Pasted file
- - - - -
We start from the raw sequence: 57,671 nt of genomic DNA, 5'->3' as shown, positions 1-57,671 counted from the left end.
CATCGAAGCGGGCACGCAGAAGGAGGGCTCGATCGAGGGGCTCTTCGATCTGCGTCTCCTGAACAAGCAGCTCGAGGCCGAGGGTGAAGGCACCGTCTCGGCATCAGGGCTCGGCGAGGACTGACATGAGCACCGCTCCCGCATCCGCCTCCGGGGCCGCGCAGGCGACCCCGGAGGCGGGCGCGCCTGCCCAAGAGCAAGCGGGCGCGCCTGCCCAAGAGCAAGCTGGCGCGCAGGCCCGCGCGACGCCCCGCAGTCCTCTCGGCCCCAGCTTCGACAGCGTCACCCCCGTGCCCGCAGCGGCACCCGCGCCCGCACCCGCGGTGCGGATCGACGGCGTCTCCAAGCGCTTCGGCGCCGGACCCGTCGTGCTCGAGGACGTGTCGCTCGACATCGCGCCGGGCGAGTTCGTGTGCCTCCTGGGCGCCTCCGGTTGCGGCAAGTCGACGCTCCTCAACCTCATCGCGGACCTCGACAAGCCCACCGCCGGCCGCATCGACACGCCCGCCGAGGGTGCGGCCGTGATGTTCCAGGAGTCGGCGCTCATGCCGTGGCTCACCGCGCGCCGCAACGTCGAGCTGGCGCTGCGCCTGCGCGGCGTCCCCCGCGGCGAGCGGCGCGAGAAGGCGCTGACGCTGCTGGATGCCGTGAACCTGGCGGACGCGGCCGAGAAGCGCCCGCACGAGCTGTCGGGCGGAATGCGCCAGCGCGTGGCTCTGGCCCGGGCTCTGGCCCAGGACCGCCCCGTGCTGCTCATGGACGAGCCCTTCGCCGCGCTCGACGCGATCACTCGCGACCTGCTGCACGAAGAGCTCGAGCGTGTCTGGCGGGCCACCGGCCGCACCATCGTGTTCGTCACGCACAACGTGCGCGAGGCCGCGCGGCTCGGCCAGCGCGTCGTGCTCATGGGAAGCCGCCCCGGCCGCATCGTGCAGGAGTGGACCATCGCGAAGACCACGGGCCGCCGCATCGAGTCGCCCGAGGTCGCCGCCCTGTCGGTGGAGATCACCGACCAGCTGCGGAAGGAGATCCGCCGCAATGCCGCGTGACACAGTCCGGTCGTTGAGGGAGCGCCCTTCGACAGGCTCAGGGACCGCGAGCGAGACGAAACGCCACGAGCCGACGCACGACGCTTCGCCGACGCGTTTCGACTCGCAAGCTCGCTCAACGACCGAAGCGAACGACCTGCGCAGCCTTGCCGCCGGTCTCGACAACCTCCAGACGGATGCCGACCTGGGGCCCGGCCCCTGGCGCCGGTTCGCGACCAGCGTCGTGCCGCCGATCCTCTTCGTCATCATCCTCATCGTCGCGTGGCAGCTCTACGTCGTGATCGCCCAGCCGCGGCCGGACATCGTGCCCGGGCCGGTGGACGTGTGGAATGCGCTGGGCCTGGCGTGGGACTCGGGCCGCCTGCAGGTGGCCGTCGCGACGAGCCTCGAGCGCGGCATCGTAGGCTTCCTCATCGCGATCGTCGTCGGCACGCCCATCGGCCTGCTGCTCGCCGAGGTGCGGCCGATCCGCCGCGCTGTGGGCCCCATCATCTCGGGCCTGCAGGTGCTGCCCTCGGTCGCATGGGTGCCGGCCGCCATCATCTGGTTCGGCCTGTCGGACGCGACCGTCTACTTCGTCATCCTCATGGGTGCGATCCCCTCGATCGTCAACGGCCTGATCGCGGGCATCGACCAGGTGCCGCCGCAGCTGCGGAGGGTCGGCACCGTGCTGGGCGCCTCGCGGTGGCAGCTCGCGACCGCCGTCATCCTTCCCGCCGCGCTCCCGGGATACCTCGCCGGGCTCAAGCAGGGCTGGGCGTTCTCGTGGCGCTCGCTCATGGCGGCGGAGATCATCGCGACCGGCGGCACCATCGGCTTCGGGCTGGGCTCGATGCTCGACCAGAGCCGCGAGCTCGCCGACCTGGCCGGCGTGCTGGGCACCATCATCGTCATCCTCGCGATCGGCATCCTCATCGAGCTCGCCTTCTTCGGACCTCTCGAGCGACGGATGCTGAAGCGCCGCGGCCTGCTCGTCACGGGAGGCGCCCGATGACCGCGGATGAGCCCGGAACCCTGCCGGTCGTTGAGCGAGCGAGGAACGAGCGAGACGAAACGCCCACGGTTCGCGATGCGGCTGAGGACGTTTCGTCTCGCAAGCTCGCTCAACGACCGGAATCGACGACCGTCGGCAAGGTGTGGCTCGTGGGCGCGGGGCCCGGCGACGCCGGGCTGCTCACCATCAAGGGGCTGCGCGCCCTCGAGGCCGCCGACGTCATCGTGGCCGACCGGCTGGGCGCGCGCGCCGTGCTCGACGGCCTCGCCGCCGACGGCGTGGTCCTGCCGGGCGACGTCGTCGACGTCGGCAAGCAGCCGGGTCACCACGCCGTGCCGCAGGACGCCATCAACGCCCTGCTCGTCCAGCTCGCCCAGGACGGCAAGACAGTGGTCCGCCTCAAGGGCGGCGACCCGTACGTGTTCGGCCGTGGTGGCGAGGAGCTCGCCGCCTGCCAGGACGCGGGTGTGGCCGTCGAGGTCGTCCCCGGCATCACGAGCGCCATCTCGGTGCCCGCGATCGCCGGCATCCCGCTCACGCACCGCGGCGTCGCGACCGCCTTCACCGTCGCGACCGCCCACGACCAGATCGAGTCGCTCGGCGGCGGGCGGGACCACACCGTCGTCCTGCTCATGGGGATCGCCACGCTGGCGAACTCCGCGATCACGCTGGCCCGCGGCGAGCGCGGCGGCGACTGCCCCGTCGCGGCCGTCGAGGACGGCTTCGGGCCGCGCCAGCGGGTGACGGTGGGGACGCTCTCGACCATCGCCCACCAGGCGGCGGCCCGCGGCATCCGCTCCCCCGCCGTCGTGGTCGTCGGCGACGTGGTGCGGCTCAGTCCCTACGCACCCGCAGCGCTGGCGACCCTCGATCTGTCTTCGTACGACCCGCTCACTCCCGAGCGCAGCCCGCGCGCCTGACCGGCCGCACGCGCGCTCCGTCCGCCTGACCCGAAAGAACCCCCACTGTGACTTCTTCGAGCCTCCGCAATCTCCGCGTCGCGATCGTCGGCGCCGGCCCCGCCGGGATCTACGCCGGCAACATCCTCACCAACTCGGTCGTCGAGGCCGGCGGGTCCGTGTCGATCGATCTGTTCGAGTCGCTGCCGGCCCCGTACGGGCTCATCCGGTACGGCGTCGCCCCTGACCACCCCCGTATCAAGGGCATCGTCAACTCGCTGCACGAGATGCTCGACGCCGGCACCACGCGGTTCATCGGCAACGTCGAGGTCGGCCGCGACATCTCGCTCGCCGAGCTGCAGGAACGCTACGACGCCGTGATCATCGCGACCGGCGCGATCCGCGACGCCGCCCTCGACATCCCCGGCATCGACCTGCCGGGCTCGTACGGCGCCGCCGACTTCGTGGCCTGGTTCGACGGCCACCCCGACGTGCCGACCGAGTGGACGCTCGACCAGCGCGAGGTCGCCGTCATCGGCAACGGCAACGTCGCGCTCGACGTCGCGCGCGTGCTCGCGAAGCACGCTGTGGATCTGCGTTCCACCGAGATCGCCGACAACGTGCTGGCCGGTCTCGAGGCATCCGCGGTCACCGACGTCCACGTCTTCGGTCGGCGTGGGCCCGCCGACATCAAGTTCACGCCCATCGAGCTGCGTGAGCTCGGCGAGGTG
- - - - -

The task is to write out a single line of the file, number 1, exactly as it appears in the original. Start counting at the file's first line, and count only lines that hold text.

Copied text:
We start from the raw sequence: 57,671 nt of genomic DNA, 5'->3' as shown, positions 1-57,671 counted from the left end.